Austin’s RideScout Picks Up Steam, Rolling Out to Dozens of Cities
The last time we met Joseph Kopser, he was pitching his newly hatched startup, RideScout, at a Start Houston pitch night.
Nine months later, the RideScout app, which Kopser describes as “Kayak for ground transportation,” is preparing to roll out to 40 cities by the end of the summer. Currently, commuters in four cities—Austin, Boston, San Francisco, and Washington, DC—can open the app and peruse real-time transport options, from taxis, buses, and trains to Zipcars, Uber, and B-cycle.
The 20-year Army veteran and West Point graduate has become an evangelist for getting around without a car on his blog, “The Austin Road Scholar,” as well as his tweets detailing his cross-country travels using RideScout.
The startup, which has 12 employees, has raised $2.5 million in funding and is in the middle of soliciting investors for its Series A round, which it hopes to close by August. Here is an edited version of my recent conversation with Kopser on what’s powering RideScout’s growth and how an app could prevent drunk driving.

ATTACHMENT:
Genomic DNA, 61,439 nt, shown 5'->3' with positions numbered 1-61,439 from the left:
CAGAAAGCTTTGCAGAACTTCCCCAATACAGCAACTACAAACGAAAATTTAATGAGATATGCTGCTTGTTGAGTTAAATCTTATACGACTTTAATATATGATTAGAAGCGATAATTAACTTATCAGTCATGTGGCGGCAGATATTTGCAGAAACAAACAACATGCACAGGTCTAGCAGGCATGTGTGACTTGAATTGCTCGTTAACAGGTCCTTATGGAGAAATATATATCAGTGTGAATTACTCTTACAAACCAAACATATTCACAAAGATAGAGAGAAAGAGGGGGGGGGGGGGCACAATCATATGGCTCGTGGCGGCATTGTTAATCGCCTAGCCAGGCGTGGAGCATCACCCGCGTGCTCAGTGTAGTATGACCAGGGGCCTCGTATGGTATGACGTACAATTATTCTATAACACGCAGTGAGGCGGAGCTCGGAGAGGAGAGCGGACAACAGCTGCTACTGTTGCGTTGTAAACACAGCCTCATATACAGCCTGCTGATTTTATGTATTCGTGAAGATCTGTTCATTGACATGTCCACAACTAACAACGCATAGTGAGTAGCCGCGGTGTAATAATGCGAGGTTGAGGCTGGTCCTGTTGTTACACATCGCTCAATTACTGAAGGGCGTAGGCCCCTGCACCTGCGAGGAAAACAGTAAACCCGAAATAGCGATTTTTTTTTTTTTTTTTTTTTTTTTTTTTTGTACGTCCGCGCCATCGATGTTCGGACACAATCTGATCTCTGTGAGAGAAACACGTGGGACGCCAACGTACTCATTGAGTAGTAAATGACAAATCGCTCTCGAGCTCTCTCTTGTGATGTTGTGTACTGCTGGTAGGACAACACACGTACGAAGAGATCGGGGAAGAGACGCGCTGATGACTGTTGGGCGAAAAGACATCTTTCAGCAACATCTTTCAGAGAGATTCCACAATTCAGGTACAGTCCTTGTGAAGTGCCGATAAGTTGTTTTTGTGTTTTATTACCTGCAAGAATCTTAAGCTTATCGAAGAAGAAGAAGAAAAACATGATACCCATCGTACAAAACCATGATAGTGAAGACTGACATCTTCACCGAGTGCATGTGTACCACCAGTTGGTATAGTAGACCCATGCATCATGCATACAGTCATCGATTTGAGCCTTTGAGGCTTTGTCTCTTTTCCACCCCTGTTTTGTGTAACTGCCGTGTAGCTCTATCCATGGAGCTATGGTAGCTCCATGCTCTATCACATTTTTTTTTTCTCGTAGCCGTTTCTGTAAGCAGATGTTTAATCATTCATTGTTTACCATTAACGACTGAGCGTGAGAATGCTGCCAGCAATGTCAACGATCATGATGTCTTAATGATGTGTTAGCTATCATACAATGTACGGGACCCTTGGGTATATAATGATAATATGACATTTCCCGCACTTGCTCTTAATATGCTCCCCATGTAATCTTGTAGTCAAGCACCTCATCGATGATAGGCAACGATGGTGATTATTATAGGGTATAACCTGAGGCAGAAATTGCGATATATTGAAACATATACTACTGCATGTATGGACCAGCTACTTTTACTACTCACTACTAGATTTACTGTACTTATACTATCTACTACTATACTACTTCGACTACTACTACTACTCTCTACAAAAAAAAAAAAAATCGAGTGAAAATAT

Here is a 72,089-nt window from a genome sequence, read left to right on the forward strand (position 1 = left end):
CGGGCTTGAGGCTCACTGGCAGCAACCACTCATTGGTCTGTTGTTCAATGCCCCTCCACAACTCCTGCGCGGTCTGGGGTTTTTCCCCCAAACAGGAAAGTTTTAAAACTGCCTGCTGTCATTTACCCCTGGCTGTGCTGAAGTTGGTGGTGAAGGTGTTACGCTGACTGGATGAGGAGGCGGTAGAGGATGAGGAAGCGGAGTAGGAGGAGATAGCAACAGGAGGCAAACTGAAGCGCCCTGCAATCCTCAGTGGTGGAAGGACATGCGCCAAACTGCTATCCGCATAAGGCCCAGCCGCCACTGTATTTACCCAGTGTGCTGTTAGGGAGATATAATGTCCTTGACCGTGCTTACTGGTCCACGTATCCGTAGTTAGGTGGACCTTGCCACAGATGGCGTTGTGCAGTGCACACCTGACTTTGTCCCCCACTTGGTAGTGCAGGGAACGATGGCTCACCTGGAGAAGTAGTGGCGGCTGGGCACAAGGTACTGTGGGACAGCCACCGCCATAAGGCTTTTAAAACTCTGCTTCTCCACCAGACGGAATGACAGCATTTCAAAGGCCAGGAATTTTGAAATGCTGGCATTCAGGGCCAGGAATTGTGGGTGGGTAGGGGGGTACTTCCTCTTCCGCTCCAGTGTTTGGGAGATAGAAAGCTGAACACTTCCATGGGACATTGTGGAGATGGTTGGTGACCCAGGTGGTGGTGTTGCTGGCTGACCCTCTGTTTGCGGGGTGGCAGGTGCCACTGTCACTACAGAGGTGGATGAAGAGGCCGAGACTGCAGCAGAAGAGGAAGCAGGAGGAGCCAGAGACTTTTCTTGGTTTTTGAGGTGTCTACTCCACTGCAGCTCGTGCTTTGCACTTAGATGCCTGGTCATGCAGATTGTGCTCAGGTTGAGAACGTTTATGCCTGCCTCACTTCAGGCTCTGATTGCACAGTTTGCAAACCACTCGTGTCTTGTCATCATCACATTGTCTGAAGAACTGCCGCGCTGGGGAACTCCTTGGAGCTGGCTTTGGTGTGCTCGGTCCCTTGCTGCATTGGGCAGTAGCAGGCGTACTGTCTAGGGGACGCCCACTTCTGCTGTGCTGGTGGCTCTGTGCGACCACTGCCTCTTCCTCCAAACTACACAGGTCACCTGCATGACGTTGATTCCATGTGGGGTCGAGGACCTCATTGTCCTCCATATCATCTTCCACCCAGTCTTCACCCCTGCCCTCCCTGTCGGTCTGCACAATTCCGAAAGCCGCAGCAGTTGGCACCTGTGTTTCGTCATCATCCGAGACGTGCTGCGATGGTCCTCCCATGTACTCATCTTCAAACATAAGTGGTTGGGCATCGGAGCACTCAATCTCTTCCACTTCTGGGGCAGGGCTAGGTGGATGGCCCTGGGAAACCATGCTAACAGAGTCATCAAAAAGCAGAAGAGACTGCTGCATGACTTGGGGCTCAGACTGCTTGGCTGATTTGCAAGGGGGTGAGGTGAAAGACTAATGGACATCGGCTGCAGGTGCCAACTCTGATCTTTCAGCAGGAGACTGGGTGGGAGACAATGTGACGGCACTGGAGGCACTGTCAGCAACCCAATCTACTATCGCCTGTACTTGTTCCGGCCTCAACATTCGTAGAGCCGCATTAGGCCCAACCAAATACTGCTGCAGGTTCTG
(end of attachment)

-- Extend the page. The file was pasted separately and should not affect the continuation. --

Xconomy: How many cities have you now rolled out to?
Joseph Kopser: We’re live in four cities; we have three more to go—Chicago, New York, and Houston—in the next month and a half. By the end of summer, we will have turned on 36 more cities, and we expect to have a total of 200 cities by wintertime.
X: Whoa. How can you suddenly add so many cities at one time?
JK: We have made it possible from a tech standpoint. Now we have configured it so that ride providers can upload their own companies onto RideScout. We’re finishing that [software change] now. Until now, we’ve added the ride providers one by one. Now, it’s a self-service process where they can put themselves into the RideScout solution.
That gives us the ability to add cities at a much faster speed over the summer and fall. In … Next Page »